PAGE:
General Motors announced plans to discontinue its Australian brand Holden earlier this year, but it has a new sales outlet on the way.
The automaker is launching General Motors Special Vehicles, or GMSV, to offer right-hand-drive versions of its imported models in Australia and New Zealand. GM bought Holden in 1931 and ended new car manufacturing in Australia in 2017, but had continued operating it as a sales, design and engineering center.
News.com.au reports that the first vehicle will be a Chevy Silverado pickup converted locally by Walkinshaw Automotive Group, which had previously built right-hand-drive Chevy Camaros through the Holden Special Vehicles operation, followed by factory-built Corvette coupes and convertibles.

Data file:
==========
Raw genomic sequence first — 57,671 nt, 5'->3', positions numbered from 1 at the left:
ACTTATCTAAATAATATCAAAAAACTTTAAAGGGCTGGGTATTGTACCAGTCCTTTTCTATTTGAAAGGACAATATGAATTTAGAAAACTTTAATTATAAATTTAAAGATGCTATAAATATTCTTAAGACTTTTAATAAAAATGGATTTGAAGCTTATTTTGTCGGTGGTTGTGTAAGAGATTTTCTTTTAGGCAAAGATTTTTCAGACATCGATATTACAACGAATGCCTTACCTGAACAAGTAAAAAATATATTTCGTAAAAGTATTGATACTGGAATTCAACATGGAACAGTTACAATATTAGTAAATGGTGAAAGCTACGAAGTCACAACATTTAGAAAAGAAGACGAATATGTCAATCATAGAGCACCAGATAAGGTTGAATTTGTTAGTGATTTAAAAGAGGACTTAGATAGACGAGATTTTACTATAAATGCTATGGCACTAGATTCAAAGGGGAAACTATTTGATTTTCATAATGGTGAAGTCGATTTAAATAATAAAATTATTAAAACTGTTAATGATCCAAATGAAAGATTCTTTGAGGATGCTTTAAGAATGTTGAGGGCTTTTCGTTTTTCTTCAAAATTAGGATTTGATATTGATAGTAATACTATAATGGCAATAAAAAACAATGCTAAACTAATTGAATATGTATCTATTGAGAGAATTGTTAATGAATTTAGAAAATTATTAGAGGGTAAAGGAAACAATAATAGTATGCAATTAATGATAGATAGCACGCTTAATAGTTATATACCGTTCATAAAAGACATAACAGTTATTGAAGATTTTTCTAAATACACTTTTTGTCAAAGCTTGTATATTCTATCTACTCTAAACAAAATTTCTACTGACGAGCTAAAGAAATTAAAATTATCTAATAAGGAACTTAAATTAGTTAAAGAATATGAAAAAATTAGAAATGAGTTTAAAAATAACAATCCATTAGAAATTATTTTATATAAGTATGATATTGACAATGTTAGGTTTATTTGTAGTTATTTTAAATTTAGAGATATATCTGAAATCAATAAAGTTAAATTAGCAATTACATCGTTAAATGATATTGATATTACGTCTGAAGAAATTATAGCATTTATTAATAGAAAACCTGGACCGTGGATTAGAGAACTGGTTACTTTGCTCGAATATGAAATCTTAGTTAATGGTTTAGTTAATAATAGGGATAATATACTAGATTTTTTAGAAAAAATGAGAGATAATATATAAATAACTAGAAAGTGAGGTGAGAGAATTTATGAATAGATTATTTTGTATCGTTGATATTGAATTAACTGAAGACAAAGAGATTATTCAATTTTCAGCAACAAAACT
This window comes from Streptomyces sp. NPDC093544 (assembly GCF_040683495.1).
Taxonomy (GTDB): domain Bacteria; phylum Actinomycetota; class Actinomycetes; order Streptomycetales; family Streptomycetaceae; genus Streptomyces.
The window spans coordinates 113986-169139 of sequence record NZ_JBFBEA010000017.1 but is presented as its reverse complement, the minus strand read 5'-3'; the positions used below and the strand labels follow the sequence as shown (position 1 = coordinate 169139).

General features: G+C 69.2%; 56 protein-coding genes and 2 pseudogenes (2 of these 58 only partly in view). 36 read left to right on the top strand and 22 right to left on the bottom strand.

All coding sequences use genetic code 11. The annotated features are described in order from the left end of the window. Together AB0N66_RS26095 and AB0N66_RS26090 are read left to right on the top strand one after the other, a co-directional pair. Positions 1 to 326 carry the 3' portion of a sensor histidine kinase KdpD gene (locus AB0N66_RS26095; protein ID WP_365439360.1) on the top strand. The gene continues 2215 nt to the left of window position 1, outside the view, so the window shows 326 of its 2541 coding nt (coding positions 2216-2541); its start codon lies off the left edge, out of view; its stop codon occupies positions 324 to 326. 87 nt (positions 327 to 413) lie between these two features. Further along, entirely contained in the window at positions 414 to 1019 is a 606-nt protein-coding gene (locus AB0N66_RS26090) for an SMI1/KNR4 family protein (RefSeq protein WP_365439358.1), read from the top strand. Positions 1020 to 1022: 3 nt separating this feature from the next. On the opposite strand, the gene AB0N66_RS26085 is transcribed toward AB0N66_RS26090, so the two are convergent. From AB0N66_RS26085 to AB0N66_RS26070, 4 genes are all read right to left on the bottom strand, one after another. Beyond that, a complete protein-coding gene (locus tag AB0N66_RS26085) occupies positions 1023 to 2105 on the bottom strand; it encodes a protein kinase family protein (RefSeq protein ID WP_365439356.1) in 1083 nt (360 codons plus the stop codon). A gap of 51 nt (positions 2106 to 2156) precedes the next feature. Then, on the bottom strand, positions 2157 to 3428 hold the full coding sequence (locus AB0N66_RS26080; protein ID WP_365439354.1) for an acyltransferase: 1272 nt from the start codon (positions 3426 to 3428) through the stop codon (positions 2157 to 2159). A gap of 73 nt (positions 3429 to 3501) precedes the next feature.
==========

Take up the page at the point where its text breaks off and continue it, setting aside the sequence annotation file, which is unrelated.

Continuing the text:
Corvette chief engineer Tadge Juechter told Fox News Autos that pre-production of right-hand-drive Corvettes is currently underway in Kentucky, with deliveries expected to begin late this year.
The Corvettes are earmarked for markets where cars drive on the left side of the road, including Japan, where it’s planned allotment has already been oversold.
This is the first time Chevy is doing its own right-hand-drive Corvette, and Juechter pointed out one cost-saving solution his team came up with to make it happen. The all-new, mid-engine model features a unique climate control system that involves a long, angled row of buttons and toggles above the center console.
Jeuchter said the arrangement was designed so that it could be simply rotated with its controls reassigned and relabled in the opposite order to work on the other side of the console.
GMSV is expected to be up and running by the end of 2020, but the Corvette won’t be joining the lineup until late next year.